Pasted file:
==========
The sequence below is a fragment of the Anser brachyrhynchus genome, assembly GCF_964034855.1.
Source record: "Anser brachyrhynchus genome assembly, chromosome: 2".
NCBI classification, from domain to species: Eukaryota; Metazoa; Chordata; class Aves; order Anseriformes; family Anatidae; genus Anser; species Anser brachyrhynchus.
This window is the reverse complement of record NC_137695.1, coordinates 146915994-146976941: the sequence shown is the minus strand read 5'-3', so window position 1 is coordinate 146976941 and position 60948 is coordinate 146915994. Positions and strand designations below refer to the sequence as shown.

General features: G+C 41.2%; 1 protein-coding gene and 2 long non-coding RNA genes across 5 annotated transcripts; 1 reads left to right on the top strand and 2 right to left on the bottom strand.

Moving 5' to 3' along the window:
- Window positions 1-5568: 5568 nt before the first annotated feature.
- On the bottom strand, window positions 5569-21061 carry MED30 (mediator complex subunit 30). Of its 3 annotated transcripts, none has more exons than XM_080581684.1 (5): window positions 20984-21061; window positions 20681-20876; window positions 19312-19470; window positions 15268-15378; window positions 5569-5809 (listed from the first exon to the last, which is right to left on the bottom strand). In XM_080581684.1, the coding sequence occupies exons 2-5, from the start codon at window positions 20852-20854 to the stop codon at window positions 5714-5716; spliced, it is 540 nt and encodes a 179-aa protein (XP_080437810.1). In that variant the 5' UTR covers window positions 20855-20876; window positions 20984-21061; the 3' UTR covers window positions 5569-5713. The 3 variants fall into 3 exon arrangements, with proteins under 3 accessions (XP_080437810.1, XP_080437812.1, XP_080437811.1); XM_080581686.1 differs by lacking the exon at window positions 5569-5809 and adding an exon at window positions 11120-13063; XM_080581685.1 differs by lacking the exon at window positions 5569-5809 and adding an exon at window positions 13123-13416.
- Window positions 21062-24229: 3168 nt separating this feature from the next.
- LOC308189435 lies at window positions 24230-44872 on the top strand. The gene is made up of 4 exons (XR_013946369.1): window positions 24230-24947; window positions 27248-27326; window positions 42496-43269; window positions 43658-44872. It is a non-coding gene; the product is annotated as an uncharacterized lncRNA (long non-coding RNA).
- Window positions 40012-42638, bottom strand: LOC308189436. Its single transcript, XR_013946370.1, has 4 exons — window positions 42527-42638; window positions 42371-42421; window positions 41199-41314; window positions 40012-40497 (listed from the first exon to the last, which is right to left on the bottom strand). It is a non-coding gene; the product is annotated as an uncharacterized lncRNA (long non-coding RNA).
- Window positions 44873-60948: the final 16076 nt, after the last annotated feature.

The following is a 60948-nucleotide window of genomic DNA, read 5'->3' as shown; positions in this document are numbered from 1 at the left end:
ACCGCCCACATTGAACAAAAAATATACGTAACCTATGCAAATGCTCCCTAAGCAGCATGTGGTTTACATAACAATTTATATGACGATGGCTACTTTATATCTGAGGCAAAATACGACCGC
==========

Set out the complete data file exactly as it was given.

The sequence below is a fragment of the Anser brachyrhynchus genome, assembly GCF_964034855.1.
Source record: "Anser brachyrhynchus genome assembly, chromosome: 2".
NCBI classification, from domain to species: Eukaryota; Metazoa; Chordata; class Aves; order Anseriformes; family Anatidae; genus Anser; species Anser brachyrhynchus.
This window is the reverse complement of record NC_137695.1, coordinates 146915994-146976941: the sequence shown is the minus strand read 5'-3', so window position 1 is coordinate 146976941 and position 60948 is coordinate 146915994. Positions and strand designations below refer to the sequence as shown.

General features: G+C 41.2%; 1 protein-coding gene and 2 long non-coding RNA genes across 5 annotated transcripts; 1 reads left to right on the top strand and 2 right to left on the bottom strand.

Moving 5' to 3' along the window:
- Window positions 1-5568: 5568 nt before the first annotated feature.
- On the bottom strand, window positions 5569-21061 carry MED30 (mediator complex subunit 30). Of its 3 annotated transcripts, none has more exons than XM_080581684.1 (5): window positions 20984-21061; window positions 20681-20876; window positions 19312-19470; window positions 15268-15378; window positions 5569-5809 (listed from the first exon to the last, which is right to left on the bottom strand). In XM_080581684.1, the coding sequence occupies exons 2-5, from the start codon at window positions 20852-20854 to the stop codon at window positions 5714-5716; spliced, it is 540 nt and encodes a 179-aa protein (XP_080437810.1). In that variant the 5' UTR covers window positions 20855-20876; window positions 20984-21061; the 3' UTR covers window positions 5569-5713. The 3 variants fall into 3 exon arrangements, with proteins under 3 accessions (XP_080437810.1, XP_080437812.1, XP_080437811.1); XM_080581686.1 differs by lacking the exon at window positions 5569-5809 and adding an exon at window positions 11120-13063; XM_080581685.1 differs by lacking the exon at window positions 5569-5809 and adding an exon at window positions 13123-13416.
- Window positions 21062-24229: 3168 nt separating this feature from the next.
- LOC308189435 lies at window positions 24230-44872 on the top strand. The gene is made up of 4 exons (XR_013946369.1): window positions 24230-24947; window positions 27248-27326; window positions 42496-43269; window positions 43658-44872. It is a non-coding gene; the product is annotated as an uncharacterized lncRNA (long non-coding RNA).
- Window positions 40012-42638, bottom strand: LOC308189436. Its single transcript, XR_013946370.1, has 4 exons — window positions 42527-42638; window positions 42371-42421; window positions 41199-41314; window positions 40012-40497 (listed from the first exon to the last, which is right to left on the bottom strand). It is a non-coding gene; the product is annotated as an uncharacterized lncRNA (long non-coding RNA).
- Window positions 44873-60948: the final 16076 nt, after the last annotated feature.

The following is a 60948-nucleotide window of genomic DNA, read 5'->3' as shown; positions in this document are numbered from 1 at the left end:
ACCGCCCACATTGAACAAAAAATATACGTAACCTATGCAAATGCTCCCTAAGCAGCATGTGGTTTACATAACAATTTATATGACGATGGCTACTTTATATCTGAGGCAAAATACGACCGC